A former member of the commission which monitored the IRA ceasefire has said recreating the organisation to investigate paramilitary activity would not be appropriate.
Lord John Alderdice led the Independent Monitoring Commission (IMC) until 2011. He said it could take months to set up and added it could not address other political divisions which have driven the power-sharing government in Northern Ireland towards suspension.
The Police Service of Northern Ireland (PSNI) and unionist politicians have said they would support establishing a new organisation similar to the IMC.
Lord Alderdice told the BBC's Talkback programme: "For people to look back at a form of treatment that worked before and say the symptoms are the same so the diagnosis is the same... the IMC was appropriate for the time and it worked but I don't think it would be an appropriate thing to bring it back.
"You would be talking about something that would take months to function in an effective way."
He said there needed to be a process to deal with political problems in Belfast within the next few weeks.
The IMC was established in 2003 by the British and Irish governments and Lord Alderdice said it took some time for it to earn credibility as an independent voice. It spoke to intelligence agencies from abroad and a range of other sources in making its assessments and established its independence from the governments, once contradicting another organisation designed to oversee IRA arms decommissioning.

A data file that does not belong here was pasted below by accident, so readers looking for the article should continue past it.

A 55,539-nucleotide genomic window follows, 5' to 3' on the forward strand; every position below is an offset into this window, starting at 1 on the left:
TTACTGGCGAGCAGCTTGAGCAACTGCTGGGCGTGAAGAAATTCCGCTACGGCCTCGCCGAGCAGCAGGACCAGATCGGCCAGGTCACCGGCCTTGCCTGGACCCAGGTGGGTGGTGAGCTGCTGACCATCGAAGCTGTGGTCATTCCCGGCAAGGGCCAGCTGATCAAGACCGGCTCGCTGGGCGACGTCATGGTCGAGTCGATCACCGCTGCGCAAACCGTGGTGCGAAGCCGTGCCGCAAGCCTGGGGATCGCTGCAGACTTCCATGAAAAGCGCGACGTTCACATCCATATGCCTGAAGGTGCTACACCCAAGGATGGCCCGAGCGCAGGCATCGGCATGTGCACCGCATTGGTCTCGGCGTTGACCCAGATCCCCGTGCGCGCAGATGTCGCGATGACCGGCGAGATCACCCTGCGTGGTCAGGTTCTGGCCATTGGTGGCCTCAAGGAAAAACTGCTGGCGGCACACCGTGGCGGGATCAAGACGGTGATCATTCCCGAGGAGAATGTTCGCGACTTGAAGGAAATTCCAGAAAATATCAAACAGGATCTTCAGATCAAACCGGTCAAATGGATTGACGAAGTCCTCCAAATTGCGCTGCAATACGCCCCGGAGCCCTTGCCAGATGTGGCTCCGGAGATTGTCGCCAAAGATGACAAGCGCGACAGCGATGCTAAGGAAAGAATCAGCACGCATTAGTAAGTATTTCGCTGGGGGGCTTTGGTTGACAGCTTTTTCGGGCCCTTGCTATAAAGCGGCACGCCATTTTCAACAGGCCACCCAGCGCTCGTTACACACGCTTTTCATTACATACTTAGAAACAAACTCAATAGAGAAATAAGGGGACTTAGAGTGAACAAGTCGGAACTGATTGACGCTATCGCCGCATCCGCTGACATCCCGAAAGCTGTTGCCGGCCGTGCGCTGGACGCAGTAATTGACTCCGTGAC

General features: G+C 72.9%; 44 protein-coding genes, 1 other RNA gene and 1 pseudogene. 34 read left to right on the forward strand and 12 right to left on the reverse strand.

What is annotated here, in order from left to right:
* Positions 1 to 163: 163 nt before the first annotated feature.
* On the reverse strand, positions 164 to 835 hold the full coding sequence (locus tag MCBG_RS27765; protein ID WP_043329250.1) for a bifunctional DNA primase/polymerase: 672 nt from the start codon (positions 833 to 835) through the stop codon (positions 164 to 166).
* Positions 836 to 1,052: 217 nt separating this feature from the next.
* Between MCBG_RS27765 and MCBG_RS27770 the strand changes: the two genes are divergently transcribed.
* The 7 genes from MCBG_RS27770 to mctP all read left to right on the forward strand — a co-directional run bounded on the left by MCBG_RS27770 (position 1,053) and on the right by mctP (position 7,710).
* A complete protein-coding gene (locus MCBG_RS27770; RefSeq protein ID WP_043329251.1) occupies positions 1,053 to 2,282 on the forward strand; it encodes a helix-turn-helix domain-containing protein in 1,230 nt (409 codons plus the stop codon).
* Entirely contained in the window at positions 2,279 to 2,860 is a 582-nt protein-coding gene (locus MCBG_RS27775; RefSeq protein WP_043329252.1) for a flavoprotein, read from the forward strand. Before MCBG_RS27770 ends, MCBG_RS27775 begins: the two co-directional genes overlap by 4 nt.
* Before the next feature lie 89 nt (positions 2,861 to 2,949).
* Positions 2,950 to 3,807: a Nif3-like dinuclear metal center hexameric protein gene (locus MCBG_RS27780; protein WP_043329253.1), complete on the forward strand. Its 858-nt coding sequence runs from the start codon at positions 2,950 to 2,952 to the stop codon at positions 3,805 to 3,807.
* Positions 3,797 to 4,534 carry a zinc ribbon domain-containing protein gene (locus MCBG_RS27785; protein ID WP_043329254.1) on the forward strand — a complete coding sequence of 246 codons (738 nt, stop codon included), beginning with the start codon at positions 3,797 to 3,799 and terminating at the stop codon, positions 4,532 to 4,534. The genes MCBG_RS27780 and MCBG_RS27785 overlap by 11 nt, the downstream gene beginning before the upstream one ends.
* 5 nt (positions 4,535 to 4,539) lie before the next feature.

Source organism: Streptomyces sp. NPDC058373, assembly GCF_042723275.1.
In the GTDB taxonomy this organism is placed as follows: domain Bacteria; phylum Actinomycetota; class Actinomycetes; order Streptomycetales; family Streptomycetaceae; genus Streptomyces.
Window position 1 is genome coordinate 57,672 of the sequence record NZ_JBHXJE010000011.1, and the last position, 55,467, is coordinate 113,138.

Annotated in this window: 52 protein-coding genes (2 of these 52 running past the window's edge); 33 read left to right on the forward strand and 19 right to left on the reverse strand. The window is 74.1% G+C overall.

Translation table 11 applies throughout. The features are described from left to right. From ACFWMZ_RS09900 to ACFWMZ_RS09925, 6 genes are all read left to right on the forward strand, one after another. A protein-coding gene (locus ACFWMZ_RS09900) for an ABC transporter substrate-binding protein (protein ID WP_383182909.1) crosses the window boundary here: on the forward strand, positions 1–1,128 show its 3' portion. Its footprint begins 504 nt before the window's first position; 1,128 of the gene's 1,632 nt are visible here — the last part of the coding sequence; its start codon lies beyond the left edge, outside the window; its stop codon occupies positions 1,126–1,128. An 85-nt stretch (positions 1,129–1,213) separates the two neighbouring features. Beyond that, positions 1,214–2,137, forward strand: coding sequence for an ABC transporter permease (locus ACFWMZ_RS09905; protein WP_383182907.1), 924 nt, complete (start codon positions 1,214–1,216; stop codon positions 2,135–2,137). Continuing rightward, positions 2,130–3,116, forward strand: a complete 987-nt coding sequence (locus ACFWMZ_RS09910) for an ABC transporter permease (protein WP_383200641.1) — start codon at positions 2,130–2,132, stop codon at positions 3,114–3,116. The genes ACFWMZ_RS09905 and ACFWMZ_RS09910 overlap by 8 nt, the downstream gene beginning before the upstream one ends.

The other three commissioners were Joe Brosnan (former head of the Department of Justice in Ireland), John Grieve (former head of the Metropolitan Police Anti-Terrorist Branch) and Dick Kerr (former deputy director of the CIA). Over some seven and a half years the IMC produced 26 monitoring reports on paramilitary and security activity, submitting their final report to the two governments on March 14 2011.
Lord Alderdice said there was never a statement from the IRA that it had disbanded but added people had to differentiate between the IRA of the past and today.
"I think it is obvious that there are people there who have a criminal past. They are not personally engaged in running a paramilitary campaign," he said.
Meanwhile, 94 weapons have been recovered by police in Northern Ireland over the last three years, the chief constable of the Police Service of Northern Ireland (PSNI) George Hamilton disclosed.
A total of ten were rifles, mostly Romanian, and of a type previously used by paramilitaries. Another 40 were shotguns, a kind of weapon mostly linked to non-paramilitary criminals, the senior officer said.
A total of six sub-machine guns and 26 handguns were recovered. Another ten blank-firing pistols had been converted and were of a type previously linked to paramilitaries.
The information followed a question by Ulster Unionist Ross Hussey.
He said: "The fact that these guns have been recovered by police must be acknowledged and supported by all right thinking individuals but the question in my mind is what other guns are in the arsenal of the terrorist or criminal fraternity in Northern Ireland?
"We have seen only too recently murders on the streets of Belfast which indicate guns are easily obtained by those who wish to terrorise the community."